The danger of mosquitoes has only recently been a widely-discussed topic with the Zika virus becoming a more prevalent threat in the United States. Scientists have a radical new idea that could eliminate the threat of the most common Zika-spreading mosquito, Aedes Aegypti, by totally eradicating the species.
Unlike many proposals that garner scorn from the scientific community, this particular idea to combat the Zika virus has gained support from several prominent individuals. One such person, entomologist Zach Adelman who is a virologist and associate professor of entomology at Texas A&M University, told the Wall Street Journal that eliminating this mosquito would be like “cleaning up a global mess.”
“I think it is our moral duty to eliminate this mosquito,” Adelman says.
And with these mosquitoes that spread the Zika virus reproducing like mad, there is only one solution to eradicate them, which is to turn them all into males.
Eventually, the mosquitoes would run out of mates, which would be a man-made type of extinction which doesn’t usually gain approval in the scientific community. Gregory Kaebnick, a research scholar at the Hastings Center, a bioethics research institute in Garrison, N.Y., said that wiping a species off the face of the earth is “an unfortunate thing to have to do” and “we ought to try not to do it.” But Omar Akbari, a molecular biologist and assistant professor of entomology at the University of California, Riverside, says “Aedes aegypti is literally probably the most dangerous animal in the world.”
In the United States, Miami, Fla. is experiencing the most serious threat from the Zika virus due to the area’s ideal climate and moisture levels. Matthew DeGennaro studies mosquitoes at Florida International, and he described the insect’s talents for locating humans to WLRN.
“At a distance, a mosquito senses the carbon dioxide from you,” DeGenanaro said. “They fly closer to you, then they start smelling your body odor. And then, as they get a little closer to you, they sense the heat that’s coming off your body. Then they land on you.”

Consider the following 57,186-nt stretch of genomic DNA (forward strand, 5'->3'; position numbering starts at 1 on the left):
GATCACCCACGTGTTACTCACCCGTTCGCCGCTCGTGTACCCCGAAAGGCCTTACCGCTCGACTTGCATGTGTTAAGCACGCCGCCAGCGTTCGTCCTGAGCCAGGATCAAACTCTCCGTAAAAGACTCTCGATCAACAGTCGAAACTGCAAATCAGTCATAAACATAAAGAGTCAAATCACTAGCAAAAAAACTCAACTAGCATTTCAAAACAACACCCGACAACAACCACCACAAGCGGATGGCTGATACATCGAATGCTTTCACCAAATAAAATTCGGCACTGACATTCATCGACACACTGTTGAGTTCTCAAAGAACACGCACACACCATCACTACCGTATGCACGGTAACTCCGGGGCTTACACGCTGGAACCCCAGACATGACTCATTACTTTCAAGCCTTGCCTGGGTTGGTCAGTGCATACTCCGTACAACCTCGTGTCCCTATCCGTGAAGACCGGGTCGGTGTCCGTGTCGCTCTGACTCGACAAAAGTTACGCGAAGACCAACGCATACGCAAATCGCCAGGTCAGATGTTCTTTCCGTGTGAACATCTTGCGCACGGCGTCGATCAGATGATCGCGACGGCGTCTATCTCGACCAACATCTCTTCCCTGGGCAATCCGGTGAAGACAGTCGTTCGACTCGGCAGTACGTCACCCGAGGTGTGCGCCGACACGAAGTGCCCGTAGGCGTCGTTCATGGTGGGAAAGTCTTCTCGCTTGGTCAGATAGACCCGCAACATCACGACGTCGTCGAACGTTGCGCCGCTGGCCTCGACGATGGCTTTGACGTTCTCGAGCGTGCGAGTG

And the problem with these crafty mosquitoes is that they have adapted to thrive among humans and get their tasty blood meal by any means necessary. Another FIU researcher, Mario Perez, says Aedes aegypti targets the ankles because we’re less likely to notice them and swat the Zika virus carriers there.
As different pesticide tactics have been used to combat the insects, it turns out that even those chemicals may be making the mosquitoes stronger.
“You’re going to have a small part of that population that survives the spraying for a variety of genetic and physiological reasons,” Perez says. “Those handful that survive, they’re the ones that go on to reproduce.”
Varying up the types of pesticides used can only go so far in keeping the Zika carriers on their toes.
“It’s highly unlikely you’ll get a population of mosquitoes resistant to all four, five, six insecticides that they’re using,” Perez added.
So if the mosquitoes with the Zika virus can adapt faster than the pest control folks can come up with new solutions, the odds are stacked against these common ways of eradication. And in Miami, the ideal breeding weather doesn’t help those looking to eliminate the threat.
“The optimum temperature for mosquitoes is 79 degrees,” Allan Cespedes, manager for Orkin Pest Control in Miami said. “That’s what we are year-round, pretty much.”
Common methods aren’t working to control the pests, so the idea of altering them genetically really is the only option left on the table to rein in the Zika virus threat. Entomologist and former executive director of the Florida Keys Mosquito Control District, Michael Doyle, explained that the impact of eliminating an insect so tiny from the food chain would be minimal.
“They’re so tiny a bat would have to eat thousands of them to equal a couple of moths,” Doyle said.
And that type of food chain impact should be of secondary concern when it comes to protecting the public from a disease-carrying mosquito that can carry the Zika virus as far north as New York.
Even with the added weapon of altering the mosquitoes genetically, Professor Adelman of Texas A&M offered some realism for the situation.
[This is] “an all-powerful tool that will win the war for us, but that is exactly the sentiment that people felt when things like DDT first came along… It’s good to be optimistic. But we need to be realistic as well.”
The threat of the Zika virus is real, and these breakthroughs could help contain or even eliminate the mosquitoes that are making the virus difficult to fight. While tampering with nature isn’t the ideal solution to any problem, it seems like the only option remaining to help eradicate the Zika mosquito.
[Photo by Mario Tama/Getty Images]